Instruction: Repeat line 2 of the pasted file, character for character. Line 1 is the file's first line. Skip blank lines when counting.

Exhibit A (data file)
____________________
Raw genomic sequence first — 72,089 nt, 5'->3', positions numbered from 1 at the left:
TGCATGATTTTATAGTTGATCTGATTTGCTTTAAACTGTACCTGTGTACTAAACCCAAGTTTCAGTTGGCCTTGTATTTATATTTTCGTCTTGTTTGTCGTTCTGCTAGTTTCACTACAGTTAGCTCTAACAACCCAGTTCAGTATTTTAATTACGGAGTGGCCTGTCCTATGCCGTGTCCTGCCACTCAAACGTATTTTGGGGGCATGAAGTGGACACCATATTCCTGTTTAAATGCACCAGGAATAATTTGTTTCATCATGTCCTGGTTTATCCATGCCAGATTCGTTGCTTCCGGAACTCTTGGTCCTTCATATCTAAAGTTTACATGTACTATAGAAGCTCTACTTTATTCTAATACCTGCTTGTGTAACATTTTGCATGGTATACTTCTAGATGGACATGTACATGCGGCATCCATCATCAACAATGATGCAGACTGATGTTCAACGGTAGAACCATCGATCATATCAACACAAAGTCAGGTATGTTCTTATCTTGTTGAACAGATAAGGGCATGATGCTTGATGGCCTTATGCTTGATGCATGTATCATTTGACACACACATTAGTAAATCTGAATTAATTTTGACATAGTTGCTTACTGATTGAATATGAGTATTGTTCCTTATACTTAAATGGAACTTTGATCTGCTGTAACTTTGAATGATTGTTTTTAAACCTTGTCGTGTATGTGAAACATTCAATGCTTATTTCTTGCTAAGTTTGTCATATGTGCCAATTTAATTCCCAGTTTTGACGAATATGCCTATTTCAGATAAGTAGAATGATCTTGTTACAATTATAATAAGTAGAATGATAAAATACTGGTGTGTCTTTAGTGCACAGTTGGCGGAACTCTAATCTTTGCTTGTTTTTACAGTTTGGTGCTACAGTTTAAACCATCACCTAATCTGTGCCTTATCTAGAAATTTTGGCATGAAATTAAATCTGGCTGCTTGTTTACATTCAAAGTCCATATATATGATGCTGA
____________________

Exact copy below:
TGCATGATTTTATAGTTGATCTGATTTGCTTTAAACTGTACCTGTGTACTAAACCCAAGTTTCAGTTGGCCTTGTATTTATATTTTCGTCTTGTTTGTCGTTCTGCTAGTTTCACTACAGTTAGCTCTAACAACCCAGTTCAGTATTTTAATTACGGAGTGGCCTGTCCTATGCCGTGTCCTGCCACTCAAACGTATTTTGGGGGCATGAAGTGGACACCATATTCCTGTTTAAATGCACCAGGAATAATTTGTTTCATCATGTCCTGGTTTATCCATGCCAGATTCGTTGCTTCCGGAACTCTTGGTCCTTCATATCTAAAGTTTACATGTACTATAGAAGCTCTACTTTATTCTAATACCTGCTTGTGTAACATTTTGCATGGTATACTTCTAGATGGACATGTACATGCGGCATCCATCATCAACAATGATGCAGACTGATGTTCAACGGTAGAACCATCGATCATATCAACACAAAGTCAGGTATGTTCTTATCTTGTTGAACAGATAAGGGCATGATGCTTGATGGCCTTATGCTTGATGCATGTATCATTTGACACACACATTAGTAAATCTGAATTAATTTTGACATAGTTGCTTACTGATTGAATATGAGTATTGTTCCTTATACTTAAATGGAACTTTGATCTGCTGTAACTTTGAATGATTGTTTTTAAACCTTGTCGTGTATGTGAAACATTCAATGCTTATTTCTTGCTAAGTTTGTCATATGTGCCAATTTAATTCCCAGTTTTGACGAATATGCCTATTTCAGATAAGTAGAATGATCTTGTTACAATTATAATAAGTAGAATGATAAAATACTGGTGTGTCTTTAGTGCACAGTTGGCGGAACTCTAATCTTTGCTTGTTTTTACAGTTTGGTGCTACAGTTTAAACCATCACCTAATCTGTGCCTTATCTAGAAATTTTGGCATGAAATTAAATCTGGCTGCTTGTTTACATTCAAAGTCCATATATATGATGCTGA